The Art of Dessert

Let's face it: we all want to have our cake and eat it too! Artists have always been fascinated by food and capturing its essence in the form of paintings extends our enjoyment of food well beyond the final gulp. Nearly every culture on earth has produced elaborate artistic compositions using food as primary subject matter, some of the paintings dating back centuries. Preserving food in the form of art is a kind of cultural index. These paintings create a visual archive, a painterly historical record, of the foods we have loved and celebrated, decade by decade.
With the rise of the food stylist in current lifestyle media, we have become even more accustomed to viewing food in artistic ways. Beautiful photo spreads in magazines featuring tables laden with desserts and confections of all sorts can inspire the artistic imagination as well as the taste buds.

The artists featured in this post have all been lured by the idea of preserving delicious-looking desserts on canvas through their paintings. Whimsical, modern and colourful, 'dessert art' is a growing trend in home d├ęcor and some of it is actually quite collectible. American artist Wayne Thiebaud, for example, was a prolific painter of cakes, ice-cream cones, pies and other desserts. Considered to be among the most recognized American artists in the 1960s Pop movement, Thiebaud's work is featured in many U.S. galleries alongside Pop contemporaries such as Andy Warhol and Roy Lichtenstein. An original Thiebaud could fetch tens of thousands of dollars on the market today.
Current food artists, such as British graphic designer Joel Penkman and Toronto painter Shirley Radebach, sell their dessert paintings for several hundred dollars each. I urge you to visit their galleries on Etsy for a further look at their creations. You can find the links below. Food art can spruce up any room in the house, especially the kitchen where their bold colours and lighthearted exuberance can brighten and enhance the space. So, when it comes to wall space, remember to save room for dessert!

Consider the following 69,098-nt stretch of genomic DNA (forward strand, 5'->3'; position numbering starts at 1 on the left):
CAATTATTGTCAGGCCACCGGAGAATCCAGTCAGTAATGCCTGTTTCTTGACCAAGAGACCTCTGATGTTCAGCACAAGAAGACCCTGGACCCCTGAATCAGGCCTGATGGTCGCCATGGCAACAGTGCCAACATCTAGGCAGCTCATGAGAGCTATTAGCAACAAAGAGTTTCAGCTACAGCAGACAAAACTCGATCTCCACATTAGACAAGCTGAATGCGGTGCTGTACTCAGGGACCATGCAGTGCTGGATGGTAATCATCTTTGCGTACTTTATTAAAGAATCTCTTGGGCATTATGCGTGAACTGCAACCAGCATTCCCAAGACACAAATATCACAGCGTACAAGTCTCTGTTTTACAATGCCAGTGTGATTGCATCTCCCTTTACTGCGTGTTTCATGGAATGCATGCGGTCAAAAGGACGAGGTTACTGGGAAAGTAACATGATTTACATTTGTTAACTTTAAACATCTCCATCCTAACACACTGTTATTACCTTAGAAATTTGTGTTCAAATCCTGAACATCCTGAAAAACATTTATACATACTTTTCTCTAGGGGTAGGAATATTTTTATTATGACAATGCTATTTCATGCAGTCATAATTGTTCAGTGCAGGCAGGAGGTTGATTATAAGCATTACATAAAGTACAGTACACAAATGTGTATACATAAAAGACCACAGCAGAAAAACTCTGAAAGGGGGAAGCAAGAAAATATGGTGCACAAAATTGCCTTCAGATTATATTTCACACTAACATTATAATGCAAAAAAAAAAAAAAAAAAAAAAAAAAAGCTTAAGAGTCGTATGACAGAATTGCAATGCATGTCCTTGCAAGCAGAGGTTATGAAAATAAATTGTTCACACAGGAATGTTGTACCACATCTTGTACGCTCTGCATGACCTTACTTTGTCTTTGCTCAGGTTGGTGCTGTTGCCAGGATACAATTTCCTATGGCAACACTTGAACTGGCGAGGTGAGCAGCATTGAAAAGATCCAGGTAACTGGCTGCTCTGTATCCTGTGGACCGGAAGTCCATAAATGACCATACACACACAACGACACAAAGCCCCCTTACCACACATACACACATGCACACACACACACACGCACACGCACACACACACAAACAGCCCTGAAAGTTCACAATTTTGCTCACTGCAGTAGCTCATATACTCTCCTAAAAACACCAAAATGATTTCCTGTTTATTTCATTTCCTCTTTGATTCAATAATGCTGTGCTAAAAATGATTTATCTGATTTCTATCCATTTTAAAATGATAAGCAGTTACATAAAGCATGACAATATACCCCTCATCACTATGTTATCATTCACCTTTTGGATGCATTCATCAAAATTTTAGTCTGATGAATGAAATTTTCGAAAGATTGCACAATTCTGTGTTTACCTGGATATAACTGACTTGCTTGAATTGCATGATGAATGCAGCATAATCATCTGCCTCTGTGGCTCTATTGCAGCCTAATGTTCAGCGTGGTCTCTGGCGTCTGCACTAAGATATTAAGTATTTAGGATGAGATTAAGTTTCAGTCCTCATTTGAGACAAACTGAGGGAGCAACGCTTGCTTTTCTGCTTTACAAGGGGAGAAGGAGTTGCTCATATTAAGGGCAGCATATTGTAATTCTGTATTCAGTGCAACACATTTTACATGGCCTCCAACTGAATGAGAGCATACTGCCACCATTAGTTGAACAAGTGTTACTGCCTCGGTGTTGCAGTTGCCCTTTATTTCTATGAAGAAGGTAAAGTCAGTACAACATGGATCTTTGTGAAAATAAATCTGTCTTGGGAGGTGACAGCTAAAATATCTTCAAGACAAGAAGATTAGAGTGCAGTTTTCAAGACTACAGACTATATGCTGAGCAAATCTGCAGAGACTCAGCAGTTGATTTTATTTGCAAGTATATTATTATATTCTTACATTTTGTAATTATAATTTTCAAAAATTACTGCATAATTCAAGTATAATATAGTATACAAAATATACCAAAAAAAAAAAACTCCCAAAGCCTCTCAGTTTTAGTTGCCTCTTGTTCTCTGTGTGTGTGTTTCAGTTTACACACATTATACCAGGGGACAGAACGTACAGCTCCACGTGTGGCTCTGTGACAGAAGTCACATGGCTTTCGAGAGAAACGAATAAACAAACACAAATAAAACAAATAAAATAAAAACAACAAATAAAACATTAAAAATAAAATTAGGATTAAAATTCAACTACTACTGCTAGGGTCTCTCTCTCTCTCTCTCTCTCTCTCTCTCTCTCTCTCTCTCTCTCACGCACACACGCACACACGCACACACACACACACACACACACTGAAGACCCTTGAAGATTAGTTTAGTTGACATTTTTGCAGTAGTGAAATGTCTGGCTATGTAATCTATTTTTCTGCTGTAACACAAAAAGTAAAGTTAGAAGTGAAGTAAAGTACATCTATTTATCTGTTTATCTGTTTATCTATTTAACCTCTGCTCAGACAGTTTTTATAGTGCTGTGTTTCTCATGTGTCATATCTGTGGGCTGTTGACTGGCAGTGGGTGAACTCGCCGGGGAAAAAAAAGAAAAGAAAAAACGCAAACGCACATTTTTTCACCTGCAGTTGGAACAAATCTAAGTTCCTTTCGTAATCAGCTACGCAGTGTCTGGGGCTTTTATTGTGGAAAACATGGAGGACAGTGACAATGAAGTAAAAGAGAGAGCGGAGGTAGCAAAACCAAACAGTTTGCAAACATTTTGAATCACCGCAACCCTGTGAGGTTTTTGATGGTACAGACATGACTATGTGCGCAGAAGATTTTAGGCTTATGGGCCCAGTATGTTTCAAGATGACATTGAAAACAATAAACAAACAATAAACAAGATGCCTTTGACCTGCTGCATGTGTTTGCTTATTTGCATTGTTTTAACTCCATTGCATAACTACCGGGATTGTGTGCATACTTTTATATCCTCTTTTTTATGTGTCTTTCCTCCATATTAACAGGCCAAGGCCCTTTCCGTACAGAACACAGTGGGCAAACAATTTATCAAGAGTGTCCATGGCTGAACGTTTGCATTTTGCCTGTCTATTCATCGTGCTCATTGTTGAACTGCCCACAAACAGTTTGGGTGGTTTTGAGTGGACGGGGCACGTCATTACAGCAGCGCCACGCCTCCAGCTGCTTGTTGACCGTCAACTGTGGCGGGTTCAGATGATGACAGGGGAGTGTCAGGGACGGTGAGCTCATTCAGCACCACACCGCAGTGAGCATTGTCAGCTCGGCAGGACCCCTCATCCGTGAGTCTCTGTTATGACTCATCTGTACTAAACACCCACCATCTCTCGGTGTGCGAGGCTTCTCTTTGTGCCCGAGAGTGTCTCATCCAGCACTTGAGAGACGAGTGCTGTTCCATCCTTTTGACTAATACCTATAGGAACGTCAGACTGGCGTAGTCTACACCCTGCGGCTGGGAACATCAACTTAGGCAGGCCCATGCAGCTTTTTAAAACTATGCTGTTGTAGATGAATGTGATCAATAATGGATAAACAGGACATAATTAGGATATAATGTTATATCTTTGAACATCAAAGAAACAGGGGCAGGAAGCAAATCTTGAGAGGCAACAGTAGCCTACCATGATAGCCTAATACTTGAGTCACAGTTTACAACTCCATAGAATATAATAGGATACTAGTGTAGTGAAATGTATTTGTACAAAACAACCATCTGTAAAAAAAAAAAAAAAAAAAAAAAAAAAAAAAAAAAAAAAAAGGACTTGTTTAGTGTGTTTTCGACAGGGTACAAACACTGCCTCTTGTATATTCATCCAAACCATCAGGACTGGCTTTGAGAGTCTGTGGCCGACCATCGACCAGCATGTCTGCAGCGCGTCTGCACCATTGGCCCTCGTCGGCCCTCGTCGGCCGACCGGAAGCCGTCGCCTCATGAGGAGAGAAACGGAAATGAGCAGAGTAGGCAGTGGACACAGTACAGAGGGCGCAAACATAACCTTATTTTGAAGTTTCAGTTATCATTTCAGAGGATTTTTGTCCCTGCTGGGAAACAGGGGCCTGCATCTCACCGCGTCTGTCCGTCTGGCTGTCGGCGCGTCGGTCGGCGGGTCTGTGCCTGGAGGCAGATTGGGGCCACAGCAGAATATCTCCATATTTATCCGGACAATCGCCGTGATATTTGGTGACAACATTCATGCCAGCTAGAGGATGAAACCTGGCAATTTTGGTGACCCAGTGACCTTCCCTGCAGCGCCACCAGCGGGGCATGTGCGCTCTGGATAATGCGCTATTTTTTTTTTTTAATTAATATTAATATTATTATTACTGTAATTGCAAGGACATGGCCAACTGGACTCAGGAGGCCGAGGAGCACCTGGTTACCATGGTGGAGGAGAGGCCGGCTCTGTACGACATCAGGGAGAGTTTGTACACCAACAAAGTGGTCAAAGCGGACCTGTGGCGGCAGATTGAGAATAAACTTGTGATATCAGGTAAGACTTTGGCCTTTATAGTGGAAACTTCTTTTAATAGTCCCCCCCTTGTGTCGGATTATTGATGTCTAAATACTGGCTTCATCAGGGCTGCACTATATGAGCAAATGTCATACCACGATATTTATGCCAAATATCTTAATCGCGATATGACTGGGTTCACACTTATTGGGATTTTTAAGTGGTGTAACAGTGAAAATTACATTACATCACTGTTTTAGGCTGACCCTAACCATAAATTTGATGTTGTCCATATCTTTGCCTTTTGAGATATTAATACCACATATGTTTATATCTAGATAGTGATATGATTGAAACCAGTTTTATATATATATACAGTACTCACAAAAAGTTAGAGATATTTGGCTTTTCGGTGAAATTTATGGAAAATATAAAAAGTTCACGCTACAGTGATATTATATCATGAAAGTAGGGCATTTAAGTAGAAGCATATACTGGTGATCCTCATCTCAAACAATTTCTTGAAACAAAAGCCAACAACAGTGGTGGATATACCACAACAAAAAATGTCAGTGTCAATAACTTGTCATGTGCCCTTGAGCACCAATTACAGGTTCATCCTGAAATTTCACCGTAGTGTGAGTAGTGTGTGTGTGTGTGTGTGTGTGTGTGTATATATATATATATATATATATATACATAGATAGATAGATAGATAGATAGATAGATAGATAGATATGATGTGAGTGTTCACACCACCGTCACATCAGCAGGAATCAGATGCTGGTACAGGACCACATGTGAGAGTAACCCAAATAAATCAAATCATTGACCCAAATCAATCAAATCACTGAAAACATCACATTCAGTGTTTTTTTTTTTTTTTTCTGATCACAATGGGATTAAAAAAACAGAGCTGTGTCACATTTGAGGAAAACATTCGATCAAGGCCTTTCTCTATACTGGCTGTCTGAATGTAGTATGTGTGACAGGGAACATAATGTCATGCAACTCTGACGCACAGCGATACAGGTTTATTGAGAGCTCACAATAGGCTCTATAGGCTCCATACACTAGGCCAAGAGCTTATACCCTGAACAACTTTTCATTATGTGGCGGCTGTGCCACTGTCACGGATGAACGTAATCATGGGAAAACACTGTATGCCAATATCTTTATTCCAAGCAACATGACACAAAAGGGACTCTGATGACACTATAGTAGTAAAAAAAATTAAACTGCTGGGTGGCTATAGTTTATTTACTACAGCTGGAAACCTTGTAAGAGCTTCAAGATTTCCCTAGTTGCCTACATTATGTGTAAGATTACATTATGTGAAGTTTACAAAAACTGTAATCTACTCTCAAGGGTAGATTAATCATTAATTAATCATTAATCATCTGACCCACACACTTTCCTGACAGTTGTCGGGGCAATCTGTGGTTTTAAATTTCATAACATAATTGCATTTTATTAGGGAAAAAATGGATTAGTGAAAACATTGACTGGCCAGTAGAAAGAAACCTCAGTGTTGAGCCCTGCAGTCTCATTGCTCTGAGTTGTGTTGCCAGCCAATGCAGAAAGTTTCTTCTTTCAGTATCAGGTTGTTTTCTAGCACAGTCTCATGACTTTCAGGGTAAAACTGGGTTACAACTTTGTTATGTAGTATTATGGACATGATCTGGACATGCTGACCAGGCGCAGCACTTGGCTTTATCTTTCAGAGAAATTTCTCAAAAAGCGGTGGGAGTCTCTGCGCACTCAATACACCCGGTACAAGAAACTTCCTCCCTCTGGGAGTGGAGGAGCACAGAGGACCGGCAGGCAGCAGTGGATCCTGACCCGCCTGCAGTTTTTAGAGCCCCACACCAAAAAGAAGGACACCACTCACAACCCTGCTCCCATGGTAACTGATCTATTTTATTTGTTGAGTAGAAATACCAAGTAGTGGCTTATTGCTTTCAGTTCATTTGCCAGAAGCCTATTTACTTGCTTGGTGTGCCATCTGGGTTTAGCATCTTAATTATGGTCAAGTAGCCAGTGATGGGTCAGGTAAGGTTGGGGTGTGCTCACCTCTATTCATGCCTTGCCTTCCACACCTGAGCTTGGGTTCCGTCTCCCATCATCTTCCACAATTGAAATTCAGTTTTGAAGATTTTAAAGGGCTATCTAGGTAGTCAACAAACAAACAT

The paintings above are by artist Joel Penkman. You can view his gallery here.

Vintage Jello dessert ads, such as these two above, were common in domestic manuals from the early 1900s, gorgeously illustrated to convey the final product of a recipe before the advent of the photograph. Inspiring in their own right, these ads would make wonderful, large-scale prints.

The three paintings above are by renowned American Pop artist Wayne Thiebaud.

Toronto painter Shirley Radebach sells her prints for very reasonable prices. Click here to see her small gallery.

1 comment:

Sarah said...

LOVE this work so perfect